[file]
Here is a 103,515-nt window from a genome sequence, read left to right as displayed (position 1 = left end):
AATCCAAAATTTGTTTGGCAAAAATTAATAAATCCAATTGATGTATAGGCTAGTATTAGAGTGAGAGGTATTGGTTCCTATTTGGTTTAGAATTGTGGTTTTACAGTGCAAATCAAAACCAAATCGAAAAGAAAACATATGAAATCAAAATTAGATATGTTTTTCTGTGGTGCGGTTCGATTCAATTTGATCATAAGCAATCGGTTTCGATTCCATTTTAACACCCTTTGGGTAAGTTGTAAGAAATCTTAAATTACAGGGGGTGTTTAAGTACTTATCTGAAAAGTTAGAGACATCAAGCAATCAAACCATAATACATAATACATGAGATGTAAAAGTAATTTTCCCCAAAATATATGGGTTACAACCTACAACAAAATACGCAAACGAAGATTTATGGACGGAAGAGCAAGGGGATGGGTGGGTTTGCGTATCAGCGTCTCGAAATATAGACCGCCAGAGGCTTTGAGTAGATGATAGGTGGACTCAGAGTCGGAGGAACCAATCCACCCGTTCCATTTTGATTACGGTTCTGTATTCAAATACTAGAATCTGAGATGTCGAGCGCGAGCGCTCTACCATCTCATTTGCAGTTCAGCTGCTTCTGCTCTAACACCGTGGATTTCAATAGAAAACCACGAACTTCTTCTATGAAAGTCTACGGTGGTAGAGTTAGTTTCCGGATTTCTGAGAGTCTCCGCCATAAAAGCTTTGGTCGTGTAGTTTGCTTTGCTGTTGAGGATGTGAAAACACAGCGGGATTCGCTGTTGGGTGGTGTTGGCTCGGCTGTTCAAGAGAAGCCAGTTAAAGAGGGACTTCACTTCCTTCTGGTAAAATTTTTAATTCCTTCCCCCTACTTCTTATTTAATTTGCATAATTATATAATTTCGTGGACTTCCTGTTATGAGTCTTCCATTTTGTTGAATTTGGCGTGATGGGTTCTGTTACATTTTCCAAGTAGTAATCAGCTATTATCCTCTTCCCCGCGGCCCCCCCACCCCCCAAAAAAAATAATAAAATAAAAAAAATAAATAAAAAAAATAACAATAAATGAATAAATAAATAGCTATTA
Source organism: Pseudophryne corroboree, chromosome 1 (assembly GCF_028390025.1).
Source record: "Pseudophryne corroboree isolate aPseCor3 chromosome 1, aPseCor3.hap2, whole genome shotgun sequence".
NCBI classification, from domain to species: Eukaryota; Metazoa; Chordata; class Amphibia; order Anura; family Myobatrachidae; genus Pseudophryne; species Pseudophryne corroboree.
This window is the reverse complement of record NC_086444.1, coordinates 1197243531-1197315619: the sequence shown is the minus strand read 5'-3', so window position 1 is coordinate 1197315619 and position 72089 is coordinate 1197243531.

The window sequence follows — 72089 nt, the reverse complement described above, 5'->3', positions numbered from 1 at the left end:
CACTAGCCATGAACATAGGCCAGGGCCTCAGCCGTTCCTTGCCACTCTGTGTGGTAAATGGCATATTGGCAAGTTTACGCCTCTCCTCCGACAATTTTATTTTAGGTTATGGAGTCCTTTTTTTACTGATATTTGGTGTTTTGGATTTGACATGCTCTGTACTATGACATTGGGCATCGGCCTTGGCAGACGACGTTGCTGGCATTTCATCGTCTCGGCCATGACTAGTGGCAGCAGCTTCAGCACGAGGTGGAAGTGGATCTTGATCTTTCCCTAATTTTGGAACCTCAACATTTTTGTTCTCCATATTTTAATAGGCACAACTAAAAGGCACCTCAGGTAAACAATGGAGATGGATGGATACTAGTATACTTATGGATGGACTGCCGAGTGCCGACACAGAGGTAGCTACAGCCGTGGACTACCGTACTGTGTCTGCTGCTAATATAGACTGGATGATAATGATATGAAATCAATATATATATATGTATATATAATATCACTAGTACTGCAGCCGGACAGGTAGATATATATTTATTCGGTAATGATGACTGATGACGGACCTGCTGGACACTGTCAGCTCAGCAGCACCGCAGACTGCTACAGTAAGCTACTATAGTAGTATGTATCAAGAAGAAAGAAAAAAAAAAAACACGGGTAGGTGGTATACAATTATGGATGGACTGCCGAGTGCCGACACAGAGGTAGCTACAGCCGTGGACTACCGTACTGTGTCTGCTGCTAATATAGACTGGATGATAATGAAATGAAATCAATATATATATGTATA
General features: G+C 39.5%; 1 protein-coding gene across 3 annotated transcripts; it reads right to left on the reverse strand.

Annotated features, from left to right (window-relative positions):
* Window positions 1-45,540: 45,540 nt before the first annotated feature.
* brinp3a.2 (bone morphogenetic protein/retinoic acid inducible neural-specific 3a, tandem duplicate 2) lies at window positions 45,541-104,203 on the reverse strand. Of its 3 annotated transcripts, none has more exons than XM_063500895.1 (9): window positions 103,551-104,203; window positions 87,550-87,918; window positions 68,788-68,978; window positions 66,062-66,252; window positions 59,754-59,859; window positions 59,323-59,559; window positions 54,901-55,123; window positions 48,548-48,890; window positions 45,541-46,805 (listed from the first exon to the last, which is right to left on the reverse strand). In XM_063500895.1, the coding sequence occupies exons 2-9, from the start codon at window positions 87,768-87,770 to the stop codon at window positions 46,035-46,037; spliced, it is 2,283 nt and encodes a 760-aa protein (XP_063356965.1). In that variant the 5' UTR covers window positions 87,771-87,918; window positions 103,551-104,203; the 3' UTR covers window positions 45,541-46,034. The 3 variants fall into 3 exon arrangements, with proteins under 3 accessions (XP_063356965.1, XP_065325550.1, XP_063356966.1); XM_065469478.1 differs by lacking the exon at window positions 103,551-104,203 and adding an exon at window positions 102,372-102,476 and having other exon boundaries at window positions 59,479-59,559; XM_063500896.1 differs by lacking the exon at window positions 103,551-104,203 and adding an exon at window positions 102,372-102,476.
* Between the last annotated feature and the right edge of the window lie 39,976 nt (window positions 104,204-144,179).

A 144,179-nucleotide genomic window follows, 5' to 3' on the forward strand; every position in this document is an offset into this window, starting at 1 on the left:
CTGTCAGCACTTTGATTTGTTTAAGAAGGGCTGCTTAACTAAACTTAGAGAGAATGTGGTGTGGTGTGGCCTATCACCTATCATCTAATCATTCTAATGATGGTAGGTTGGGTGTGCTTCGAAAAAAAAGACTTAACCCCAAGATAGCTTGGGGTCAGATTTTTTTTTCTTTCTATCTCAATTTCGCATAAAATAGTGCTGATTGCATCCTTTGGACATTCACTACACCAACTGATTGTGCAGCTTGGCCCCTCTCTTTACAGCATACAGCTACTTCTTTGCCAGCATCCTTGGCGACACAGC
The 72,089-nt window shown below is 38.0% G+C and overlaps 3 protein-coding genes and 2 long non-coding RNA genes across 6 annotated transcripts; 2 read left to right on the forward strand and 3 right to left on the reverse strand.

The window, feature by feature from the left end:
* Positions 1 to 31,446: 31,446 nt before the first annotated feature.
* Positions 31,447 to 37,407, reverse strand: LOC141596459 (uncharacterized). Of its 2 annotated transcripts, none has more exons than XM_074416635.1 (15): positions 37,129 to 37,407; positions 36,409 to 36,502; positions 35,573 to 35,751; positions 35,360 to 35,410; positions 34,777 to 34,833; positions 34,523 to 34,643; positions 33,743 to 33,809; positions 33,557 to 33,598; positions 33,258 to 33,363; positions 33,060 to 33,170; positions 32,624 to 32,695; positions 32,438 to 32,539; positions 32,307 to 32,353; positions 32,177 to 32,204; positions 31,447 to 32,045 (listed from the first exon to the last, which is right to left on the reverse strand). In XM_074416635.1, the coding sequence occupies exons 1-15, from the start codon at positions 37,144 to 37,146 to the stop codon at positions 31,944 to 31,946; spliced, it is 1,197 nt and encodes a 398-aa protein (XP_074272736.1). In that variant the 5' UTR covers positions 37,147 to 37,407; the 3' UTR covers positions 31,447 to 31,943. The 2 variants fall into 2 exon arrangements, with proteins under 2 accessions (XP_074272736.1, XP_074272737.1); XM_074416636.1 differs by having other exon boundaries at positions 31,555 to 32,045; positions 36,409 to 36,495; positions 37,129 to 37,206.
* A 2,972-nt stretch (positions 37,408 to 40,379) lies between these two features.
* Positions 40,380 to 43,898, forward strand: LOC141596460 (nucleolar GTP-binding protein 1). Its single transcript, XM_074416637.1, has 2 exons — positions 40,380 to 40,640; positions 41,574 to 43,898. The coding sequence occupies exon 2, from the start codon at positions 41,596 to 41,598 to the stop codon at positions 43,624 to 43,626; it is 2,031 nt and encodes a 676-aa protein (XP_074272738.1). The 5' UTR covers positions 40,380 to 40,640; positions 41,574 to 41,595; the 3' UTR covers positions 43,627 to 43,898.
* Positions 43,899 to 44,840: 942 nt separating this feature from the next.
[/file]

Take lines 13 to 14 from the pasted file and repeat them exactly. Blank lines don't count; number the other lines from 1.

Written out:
* Between the last annotated feature and the right edge of the window lie 39,976 nt (window positions 104,204-144,179).

A 144,179-nucleotide genomic window follows, 5' to 3' on the forward strand; every position in this document is an offset into this window, starting at 1 on the left: